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I'm working on a project related to fingerprinting of audios with different sizes. The library that I'm using is called Dejavu. Generally, it is the implementation of this paper that hashes the relationship between peaks of audio samples and uses it for further identification.

Because the number of peaks in an audio sample is correlated with its length, a shorter sample means, fewer peaks which also means less information for the identification. I wonder is there any additional resource or methodology that you can suggest for the identification of short audio (less than 1 second) samples.

Thanks.

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  • $\begingroup$ You could generate a similar fingerprint for the spectrum, where the correlation you mentioned is at least not as strong. $\endgroup$
    – Max
    Jan 7, 2022 at 8:35
  • $\begingroup$ The main problem arises due to false positives. Because a tested audio sample is short the peaks in the sample may exist in other longer samples that will lead to wrong identification. Currently, I'm afraid shorter samples, by definition of the algorithm used, can be hardly identified with Dejavu. So I'm looking for different methodologies if you don't have a new idea that can be implemented with the Dejavu. $\endgroup$ Jan 7, 2022 at 8:51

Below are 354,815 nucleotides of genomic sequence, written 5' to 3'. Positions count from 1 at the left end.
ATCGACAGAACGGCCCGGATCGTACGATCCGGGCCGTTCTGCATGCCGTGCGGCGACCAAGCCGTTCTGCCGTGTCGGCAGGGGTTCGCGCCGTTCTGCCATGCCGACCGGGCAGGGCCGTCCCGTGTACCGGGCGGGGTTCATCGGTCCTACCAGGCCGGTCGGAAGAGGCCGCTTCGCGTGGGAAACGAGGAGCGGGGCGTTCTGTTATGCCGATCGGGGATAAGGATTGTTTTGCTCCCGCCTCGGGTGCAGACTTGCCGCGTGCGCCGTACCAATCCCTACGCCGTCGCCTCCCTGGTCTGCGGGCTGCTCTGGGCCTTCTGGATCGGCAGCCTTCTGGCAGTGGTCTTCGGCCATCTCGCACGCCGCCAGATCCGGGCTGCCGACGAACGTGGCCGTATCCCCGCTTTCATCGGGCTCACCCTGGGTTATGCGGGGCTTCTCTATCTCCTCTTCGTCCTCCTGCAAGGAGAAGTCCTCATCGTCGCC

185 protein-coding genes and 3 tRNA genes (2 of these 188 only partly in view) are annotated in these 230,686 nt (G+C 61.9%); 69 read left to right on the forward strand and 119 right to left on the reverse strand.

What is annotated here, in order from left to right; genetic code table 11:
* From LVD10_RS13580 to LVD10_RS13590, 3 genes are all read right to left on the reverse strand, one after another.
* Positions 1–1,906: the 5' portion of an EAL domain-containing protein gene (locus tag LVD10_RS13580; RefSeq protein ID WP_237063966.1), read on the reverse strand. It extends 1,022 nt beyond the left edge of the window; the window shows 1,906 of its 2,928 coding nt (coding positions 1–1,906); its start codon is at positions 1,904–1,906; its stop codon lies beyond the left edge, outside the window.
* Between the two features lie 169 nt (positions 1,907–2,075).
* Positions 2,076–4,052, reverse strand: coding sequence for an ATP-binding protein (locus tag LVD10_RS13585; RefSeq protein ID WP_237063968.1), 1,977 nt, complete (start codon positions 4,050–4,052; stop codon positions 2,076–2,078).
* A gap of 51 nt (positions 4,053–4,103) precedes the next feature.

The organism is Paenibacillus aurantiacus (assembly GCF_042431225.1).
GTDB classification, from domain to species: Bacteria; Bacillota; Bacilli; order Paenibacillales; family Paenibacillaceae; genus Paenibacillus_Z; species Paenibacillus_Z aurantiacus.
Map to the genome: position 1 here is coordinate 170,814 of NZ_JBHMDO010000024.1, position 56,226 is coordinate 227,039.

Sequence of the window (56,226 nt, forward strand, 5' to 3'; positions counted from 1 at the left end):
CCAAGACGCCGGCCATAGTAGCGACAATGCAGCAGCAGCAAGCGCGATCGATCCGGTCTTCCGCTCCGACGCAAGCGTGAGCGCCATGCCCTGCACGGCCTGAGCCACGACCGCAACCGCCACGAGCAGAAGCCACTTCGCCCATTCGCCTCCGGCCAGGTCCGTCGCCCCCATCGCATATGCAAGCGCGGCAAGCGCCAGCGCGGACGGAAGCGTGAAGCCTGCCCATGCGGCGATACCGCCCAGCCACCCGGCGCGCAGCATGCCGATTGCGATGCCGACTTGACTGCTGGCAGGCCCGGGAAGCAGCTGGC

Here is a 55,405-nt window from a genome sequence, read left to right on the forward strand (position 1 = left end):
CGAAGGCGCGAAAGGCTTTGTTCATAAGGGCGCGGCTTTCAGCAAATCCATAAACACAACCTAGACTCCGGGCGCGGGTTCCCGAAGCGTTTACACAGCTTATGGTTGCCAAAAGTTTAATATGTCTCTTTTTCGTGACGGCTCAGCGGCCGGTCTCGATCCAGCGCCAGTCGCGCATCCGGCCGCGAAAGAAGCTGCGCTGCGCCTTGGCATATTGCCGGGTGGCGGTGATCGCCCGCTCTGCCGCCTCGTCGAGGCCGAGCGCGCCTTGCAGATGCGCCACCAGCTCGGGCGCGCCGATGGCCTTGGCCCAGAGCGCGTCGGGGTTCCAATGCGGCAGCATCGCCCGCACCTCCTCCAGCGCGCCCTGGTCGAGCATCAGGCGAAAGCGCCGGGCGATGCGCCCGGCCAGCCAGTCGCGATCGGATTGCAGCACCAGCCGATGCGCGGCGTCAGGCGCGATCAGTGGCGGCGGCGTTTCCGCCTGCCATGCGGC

• $\begingroup$ I thought Dejavu was time based, I now see, it is already working on the spectrogram, so forget my comment. If Dejavu does not work properly, it's not the tool for the job. You could try using the time signal's envelope for identification. It should be quite robust with acceptable SNR and given the shortness of your signals, processing time and memory should'nt be an issue. $\endgroup$
    – Max
    Jan 7, 2022 at 8:58
  • $\begingroup$ I will try the method mentioned and come back. If you wish you can also post it as an answer. Thanks! $\endgroup$ Jan 7, 2022 at 9:28

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The envelope of the time signal, more exactly, the magnitude of the signal's analytic representation, should provide a robust way of fingerprinting. It's robust against phase and with energy normalization also robust against level differences. Even a pitch shifted version of the signal could be detected. As your signals are short, memory and computation time should not be an issue.

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